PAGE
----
Elements of the Philosophy of the Human Mind, Volume 1

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A. Strahan, and T. Cadell, 1792 - Psychology
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Page 131 - O ! who can hold a fire in his hand By thinking on the frosty Caucasus? Or cloy the hungry edge of appetite By bare imagination of a feast?
Page 495 - In thirty years the western breeze had not once fanned his blood : he had seen no sun, no moon, in all that time, nor had the voice of friend or kinsman breathed through his lattice : his children — but here my heart began to bleed, and I was forced to go on with another part of the portrait.
Page 499 - Though it may be true, therefore, that every individual, in his own breast, naturally prefers himself to all mankind, yet he dares not look mankind in the face, and avow that he acts according to this principle. He feels that in this preference they can never go along with him, and that how natural soever it may be to him, it must always appear excessive and extravagant to them.
Page 444 - ... this idle way of reading and considering things. By this means, time even in solitude is happily got rid of, without the pain of attention : neither is any part of it more put to the account of idleness, one can scarce forbear saying, is spent with less thought, than great part of that which is spent in reading.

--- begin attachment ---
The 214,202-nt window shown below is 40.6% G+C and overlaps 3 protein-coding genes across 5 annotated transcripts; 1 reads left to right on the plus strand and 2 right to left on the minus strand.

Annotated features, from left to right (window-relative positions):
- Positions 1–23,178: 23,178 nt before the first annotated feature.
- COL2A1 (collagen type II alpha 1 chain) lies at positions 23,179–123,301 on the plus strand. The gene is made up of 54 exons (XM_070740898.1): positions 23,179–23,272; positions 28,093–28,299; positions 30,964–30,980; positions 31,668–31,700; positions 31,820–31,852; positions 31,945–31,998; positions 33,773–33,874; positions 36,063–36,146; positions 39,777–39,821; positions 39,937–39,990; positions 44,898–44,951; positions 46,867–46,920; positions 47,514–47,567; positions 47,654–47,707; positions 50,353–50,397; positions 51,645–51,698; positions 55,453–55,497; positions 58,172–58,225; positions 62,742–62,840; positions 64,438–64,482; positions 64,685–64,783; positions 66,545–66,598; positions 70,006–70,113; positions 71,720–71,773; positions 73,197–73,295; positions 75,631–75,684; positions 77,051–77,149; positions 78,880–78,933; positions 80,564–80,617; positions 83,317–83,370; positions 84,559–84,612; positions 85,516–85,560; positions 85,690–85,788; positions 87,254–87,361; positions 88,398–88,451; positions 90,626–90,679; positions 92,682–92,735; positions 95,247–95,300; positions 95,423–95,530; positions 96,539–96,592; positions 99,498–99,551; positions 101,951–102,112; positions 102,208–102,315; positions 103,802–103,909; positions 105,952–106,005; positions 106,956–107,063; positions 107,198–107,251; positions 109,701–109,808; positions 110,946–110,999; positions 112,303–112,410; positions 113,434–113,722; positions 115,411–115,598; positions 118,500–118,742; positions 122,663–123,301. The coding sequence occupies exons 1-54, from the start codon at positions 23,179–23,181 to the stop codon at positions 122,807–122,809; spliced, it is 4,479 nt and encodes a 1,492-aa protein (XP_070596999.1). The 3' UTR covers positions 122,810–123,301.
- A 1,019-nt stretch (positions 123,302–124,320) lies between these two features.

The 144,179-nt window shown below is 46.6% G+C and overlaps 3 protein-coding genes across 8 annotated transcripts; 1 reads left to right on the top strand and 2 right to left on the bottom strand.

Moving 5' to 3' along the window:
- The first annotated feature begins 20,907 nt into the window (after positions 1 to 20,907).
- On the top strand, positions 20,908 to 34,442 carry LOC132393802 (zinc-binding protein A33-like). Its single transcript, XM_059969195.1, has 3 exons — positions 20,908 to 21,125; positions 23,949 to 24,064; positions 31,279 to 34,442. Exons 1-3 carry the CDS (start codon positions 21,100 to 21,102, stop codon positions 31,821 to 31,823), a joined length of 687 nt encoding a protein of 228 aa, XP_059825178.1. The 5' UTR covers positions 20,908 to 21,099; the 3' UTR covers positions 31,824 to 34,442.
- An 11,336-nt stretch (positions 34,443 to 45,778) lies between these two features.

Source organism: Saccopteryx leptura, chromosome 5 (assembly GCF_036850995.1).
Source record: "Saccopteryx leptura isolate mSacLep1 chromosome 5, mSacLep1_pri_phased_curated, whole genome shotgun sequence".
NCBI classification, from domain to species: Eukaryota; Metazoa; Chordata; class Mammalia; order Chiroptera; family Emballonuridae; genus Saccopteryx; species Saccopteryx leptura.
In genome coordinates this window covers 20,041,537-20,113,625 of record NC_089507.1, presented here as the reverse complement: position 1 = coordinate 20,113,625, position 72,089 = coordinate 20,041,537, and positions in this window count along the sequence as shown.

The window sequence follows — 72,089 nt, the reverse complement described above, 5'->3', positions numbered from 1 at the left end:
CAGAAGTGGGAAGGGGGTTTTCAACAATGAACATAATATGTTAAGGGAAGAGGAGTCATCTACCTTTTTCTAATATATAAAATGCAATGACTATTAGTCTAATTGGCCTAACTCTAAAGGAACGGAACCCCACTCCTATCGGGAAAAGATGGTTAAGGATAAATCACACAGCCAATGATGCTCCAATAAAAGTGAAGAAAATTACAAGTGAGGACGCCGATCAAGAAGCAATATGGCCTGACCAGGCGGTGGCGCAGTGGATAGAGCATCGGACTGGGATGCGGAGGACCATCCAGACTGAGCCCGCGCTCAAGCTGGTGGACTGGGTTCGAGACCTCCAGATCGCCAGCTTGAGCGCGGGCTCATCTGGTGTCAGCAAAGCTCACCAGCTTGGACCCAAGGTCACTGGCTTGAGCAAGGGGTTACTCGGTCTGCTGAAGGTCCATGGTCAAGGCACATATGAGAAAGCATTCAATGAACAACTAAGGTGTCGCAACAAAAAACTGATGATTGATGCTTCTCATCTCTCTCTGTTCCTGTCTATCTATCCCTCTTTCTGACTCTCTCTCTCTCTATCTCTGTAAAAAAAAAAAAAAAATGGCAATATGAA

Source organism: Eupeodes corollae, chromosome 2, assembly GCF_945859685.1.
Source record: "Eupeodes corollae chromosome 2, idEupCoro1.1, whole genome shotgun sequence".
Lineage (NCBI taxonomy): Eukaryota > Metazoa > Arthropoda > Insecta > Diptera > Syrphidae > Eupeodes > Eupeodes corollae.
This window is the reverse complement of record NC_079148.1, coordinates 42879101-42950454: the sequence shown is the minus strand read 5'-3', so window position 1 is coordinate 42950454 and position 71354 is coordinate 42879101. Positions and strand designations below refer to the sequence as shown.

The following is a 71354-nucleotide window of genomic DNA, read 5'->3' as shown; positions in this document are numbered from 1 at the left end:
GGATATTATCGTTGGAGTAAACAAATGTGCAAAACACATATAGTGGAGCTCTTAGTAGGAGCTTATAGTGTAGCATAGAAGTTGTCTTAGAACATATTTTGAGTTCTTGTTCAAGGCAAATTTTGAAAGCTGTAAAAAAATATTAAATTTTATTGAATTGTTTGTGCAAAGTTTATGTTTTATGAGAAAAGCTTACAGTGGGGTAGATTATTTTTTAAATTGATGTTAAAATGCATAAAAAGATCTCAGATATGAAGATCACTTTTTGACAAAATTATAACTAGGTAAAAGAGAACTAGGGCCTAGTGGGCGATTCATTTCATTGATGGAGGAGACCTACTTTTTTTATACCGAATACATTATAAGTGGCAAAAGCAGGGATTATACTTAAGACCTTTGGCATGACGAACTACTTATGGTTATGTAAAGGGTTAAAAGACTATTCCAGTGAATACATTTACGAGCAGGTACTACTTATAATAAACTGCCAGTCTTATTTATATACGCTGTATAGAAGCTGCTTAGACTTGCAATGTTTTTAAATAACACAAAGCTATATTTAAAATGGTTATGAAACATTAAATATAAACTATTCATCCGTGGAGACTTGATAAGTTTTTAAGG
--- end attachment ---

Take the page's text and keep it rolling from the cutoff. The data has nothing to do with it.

Page 265 - Rome, therefore, it was regarded as the mark of a good citizen never to despair of the fortunes of the republic, so the good citizen of the world, whatever may be the political aspect of his own times, will never despair of the fortunes of the human race, but will act upon the conviction, that...
Page 225 - He was bred to the law, which is, in my opinion, one of the first and noblest of human sciences ; a science which does more to quicken and invigorate the understanding, than all the other kinds of learning put together ; but it is not apt, except in persons very happily born, to open and to liberalize the mind exactly in the same proportion.
Page 74 - That gravity should be innate, inherent and essential to matter, so that one body may act upon another at a distance through a vacuum, without the mediation of anything else by and through which their action and force may be conveyed from one to another, is to me so great an absurdity, that I believe no man who has in philosophical matters a competent faculty of thinking can ever fall into it.
Page 283 - With all th' embroidery plaster'd at thy tail ? They might (were Harpax not too wise to spend) Give Harpax self the blessing of a friend ; Or find some doctor that would save the life Of wretched Shylock, spite of Shylock's wife ; But thousands die, without or this or that, Die, and endow a college, or a cat.
Page 498 - Every man is, no doubt, by nature, first and principally recommended to his own care ; and as he is fitter to take care of himself than of any other person, it is fit and right that it should be so.
Page 560 - But, going over the theory of virtue in one's thoughts, talking well, and drawing fine pictures of it, this is so far from necessarily or certainly conducing to form a habit of it in him who thus employs himself, that it may harden the mind in a contrary course, and render it gradually more insensible, ie form a habit of insensibility to all moral considerations.

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